ONE HESITATES to accuse an eminent psychiatrist of being mad, but I would just like to float the notion that the good doctor Anthony Clare might be suffering from folie de grandeur. The evidence is as follows. For the first in a new series of In the Psychiatrist's Chair, he chose to interview William Roache, the actor who plays Ken Barlow in Coronation Street. He probably thought it would be a challenge. But of course the sane person knows that there are some challenges - jumping into an erupting volcano, for instance, or fighting off a pack of Rottweilers with one's bare hands - that are better avoided.

Mr Roache, it will be remembered, sued the Sun two years ago for saying he was boring. The result was a Pyrrhic victory: he won the libel case but was made to pay the legal costs which far exceeded his damages. Now every journalist knows that it is a libellous thing to repeat a libel, so I shall not dream of doing it. But I found Dr Clare's interview with Roach, well . . . dull, frankly. Mr Roache described himself as 'a very normal person who slumps in front of the television'. He chatted - though 'chatted' gives a rather over-animated impression - about his belief in astrology, Druids, cosmic cycles, natural harmonies, reincarnation, and he assured Dr Clare that 'self-involvement is a permanent process'. I hope Dr Clare has not succumbed to the belief that he can make anyone interesting: that way madness lies.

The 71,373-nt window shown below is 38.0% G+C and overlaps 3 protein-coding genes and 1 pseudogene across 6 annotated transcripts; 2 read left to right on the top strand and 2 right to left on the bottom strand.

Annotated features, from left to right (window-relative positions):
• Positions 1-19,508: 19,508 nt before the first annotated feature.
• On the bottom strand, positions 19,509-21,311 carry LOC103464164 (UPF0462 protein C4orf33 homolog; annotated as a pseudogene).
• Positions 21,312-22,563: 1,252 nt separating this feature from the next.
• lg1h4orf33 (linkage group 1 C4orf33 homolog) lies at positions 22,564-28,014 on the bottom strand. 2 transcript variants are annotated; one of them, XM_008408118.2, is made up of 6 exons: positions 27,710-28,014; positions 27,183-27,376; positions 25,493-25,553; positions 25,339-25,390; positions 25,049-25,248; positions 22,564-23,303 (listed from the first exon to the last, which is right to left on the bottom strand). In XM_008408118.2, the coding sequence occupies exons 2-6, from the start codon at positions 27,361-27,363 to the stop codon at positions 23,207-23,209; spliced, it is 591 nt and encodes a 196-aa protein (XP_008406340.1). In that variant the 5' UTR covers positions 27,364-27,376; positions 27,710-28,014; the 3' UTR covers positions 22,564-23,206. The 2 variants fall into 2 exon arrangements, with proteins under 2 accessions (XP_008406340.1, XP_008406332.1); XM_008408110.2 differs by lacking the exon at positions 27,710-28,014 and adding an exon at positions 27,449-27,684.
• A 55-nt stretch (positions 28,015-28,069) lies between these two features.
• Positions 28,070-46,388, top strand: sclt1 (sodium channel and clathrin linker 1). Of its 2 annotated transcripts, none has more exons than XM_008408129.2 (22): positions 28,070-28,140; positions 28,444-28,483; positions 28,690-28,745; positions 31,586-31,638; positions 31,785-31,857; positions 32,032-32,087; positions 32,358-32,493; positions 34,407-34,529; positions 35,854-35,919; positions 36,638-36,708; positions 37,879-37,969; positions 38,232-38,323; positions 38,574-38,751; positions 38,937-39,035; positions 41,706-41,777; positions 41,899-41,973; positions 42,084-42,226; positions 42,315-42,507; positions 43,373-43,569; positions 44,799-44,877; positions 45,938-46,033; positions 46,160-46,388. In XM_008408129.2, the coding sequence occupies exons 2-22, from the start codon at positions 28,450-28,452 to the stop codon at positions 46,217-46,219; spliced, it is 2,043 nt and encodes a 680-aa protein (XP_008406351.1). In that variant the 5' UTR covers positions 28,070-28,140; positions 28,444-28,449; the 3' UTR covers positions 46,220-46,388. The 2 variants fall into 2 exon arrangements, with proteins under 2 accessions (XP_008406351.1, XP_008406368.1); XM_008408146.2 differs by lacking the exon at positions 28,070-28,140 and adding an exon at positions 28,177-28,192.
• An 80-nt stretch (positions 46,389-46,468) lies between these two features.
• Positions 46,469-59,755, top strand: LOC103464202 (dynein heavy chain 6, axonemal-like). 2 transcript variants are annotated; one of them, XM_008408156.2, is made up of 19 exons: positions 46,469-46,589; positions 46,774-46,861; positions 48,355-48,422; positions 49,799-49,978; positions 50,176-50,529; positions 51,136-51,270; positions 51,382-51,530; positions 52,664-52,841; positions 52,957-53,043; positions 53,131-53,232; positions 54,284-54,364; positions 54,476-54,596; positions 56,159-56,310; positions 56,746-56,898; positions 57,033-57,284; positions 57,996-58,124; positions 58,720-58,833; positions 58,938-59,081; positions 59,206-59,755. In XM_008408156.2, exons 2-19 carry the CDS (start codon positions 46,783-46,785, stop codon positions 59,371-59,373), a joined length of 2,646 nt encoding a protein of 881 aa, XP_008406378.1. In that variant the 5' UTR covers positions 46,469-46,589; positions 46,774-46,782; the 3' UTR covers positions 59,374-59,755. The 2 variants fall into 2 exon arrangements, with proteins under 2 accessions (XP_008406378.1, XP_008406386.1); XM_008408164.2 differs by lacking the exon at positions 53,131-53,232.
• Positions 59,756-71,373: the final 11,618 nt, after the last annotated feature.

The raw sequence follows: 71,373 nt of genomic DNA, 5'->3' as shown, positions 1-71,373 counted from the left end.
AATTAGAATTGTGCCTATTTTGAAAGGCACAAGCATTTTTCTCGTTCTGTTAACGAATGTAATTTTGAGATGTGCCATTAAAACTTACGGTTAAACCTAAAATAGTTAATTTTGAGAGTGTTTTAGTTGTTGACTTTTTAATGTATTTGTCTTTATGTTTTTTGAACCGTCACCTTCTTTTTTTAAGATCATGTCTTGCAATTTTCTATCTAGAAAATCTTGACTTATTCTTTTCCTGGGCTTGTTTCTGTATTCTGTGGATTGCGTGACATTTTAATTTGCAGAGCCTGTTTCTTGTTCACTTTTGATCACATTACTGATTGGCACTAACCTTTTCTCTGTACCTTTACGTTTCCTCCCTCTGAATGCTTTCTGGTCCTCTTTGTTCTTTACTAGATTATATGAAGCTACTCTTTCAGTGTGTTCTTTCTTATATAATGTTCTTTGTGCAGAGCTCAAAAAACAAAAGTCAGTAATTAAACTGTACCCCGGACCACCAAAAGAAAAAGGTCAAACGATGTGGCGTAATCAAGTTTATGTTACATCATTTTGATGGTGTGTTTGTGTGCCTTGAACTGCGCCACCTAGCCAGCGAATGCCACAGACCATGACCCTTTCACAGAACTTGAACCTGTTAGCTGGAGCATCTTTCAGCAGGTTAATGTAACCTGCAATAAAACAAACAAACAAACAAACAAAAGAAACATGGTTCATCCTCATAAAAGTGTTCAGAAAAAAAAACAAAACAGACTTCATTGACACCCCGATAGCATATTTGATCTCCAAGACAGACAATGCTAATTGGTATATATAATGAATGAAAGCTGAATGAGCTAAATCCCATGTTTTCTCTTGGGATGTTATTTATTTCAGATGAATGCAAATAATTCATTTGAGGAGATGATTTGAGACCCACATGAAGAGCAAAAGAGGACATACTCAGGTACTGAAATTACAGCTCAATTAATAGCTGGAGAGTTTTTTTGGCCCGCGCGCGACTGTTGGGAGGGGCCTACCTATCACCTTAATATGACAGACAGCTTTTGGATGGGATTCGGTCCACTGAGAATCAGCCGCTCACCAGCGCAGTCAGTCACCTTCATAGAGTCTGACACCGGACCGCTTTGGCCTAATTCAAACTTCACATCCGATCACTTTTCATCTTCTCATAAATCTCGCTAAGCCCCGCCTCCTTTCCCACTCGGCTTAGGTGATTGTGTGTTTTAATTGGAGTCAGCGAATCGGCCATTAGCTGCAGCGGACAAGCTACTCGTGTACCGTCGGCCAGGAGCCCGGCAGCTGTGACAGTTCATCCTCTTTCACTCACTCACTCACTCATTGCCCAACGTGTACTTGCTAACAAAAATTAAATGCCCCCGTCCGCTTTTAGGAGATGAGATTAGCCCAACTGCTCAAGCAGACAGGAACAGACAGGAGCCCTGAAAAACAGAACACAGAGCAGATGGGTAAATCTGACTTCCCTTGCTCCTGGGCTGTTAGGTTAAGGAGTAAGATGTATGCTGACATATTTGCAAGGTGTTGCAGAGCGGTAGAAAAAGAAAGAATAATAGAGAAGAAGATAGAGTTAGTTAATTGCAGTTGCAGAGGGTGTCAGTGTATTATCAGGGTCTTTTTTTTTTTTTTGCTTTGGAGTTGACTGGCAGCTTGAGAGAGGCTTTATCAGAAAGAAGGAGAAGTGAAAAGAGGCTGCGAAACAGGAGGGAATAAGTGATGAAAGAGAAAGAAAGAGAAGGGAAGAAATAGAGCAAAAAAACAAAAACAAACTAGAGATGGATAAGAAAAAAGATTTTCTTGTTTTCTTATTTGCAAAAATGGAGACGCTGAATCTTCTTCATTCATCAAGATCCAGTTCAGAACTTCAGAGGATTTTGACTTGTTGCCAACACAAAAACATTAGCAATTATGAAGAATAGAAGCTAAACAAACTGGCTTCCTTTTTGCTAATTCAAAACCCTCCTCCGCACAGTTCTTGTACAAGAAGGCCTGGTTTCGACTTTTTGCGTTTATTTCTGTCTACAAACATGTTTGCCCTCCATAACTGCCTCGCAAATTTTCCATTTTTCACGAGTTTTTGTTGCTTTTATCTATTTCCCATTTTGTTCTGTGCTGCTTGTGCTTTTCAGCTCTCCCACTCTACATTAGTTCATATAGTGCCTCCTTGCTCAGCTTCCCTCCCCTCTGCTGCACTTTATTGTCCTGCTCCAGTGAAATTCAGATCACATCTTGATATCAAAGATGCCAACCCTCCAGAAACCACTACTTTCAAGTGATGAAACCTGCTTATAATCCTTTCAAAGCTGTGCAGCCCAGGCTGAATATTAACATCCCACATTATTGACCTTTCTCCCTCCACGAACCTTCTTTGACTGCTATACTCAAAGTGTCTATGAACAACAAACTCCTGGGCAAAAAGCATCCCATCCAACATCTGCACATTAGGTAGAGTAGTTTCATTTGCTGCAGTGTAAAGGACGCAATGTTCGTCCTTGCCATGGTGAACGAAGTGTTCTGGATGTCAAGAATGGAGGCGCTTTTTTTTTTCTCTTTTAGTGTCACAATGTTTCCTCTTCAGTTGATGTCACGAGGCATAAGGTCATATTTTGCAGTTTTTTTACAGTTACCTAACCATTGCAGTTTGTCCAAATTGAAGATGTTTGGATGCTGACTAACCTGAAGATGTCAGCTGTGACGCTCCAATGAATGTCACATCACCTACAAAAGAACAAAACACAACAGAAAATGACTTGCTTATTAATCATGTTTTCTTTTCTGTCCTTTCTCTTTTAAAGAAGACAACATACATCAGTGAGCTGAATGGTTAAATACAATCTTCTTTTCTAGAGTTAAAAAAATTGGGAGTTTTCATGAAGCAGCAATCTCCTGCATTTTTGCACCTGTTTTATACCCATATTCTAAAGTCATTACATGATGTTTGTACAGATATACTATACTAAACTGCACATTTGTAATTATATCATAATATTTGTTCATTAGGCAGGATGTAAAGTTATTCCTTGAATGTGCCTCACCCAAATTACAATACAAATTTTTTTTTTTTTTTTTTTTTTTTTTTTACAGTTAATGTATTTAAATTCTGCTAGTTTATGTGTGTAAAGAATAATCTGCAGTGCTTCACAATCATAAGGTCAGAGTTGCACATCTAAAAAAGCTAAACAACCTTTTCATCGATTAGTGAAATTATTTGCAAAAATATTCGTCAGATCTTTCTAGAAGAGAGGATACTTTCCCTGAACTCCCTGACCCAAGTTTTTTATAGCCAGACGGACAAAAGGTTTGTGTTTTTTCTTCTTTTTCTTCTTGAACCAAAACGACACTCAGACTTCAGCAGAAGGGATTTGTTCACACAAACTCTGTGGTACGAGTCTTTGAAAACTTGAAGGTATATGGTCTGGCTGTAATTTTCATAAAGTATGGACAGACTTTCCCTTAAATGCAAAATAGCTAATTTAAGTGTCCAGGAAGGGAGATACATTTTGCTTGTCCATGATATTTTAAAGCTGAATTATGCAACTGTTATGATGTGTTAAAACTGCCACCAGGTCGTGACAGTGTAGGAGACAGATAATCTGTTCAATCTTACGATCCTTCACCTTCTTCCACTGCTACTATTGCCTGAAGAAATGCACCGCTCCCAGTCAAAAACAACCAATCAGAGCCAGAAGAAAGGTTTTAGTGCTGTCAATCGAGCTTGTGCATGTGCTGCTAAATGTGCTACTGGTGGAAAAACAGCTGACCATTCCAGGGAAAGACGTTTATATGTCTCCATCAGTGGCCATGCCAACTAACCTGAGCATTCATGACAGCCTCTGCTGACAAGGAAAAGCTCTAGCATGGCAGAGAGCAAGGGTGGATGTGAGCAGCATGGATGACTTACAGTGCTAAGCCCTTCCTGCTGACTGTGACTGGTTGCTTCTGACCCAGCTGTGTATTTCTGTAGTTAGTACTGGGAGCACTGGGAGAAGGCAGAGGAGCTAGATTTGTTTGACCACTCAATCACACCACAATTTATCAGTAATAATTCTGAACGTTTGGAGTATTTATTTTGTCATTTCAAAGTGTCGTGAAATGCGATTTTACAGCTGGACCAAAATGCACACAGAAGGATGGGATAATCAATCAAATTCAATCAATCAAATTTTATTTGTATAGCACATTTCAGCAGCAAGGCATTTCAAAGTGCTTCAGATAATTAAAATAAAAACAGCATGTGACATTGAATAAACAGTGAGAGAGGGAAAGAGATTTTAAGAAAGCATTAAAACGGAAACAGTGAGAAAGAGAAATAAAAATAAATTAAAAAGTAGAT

ANNE DIAMOND is one of those annoying people who always does everything slightly better than you expect her to. I admired her campaign against cot deaths, and now I am forced to admire her latest incarnation as a Daily Mirror columnist. She was particularly thrilling this week on the press coverage of Judy Finnigan.

Ms Finnigan is the Judy half of Richard and Judy, the married couple who preside over ITV's Good Morning. They interviewed me once, and I got the strong impression that she was the brains and he the beauty - especially when she told me, long before Camillagate, that the Prince of Wales was having an affair with Camilla Parker Bowles. Anyway, she was the victim of a grunge photographer this week, snapped on holiday in Antibes in a pink bikini and looking a bit Rubensesque. There was absolutely no story attached - she was sunbathing with her husband - but the tabloids duly went to town - 'Finnigan or Thin Again', 'Wish You were Rear', etc - in an orgy of gloating over the fact that she looked a bit flabby.

Anne Diamond came charging to the rescue: 'This is Fleet Street fascism. It's the fault of male editors who still believe women are to be gawped at and bitched about . . . How the editor of this particular organ, David Banks, has the nerve to poke fun at Ms Finnigan, or anyone else less than 20 stone for that matter, I have no idea.' Bravo]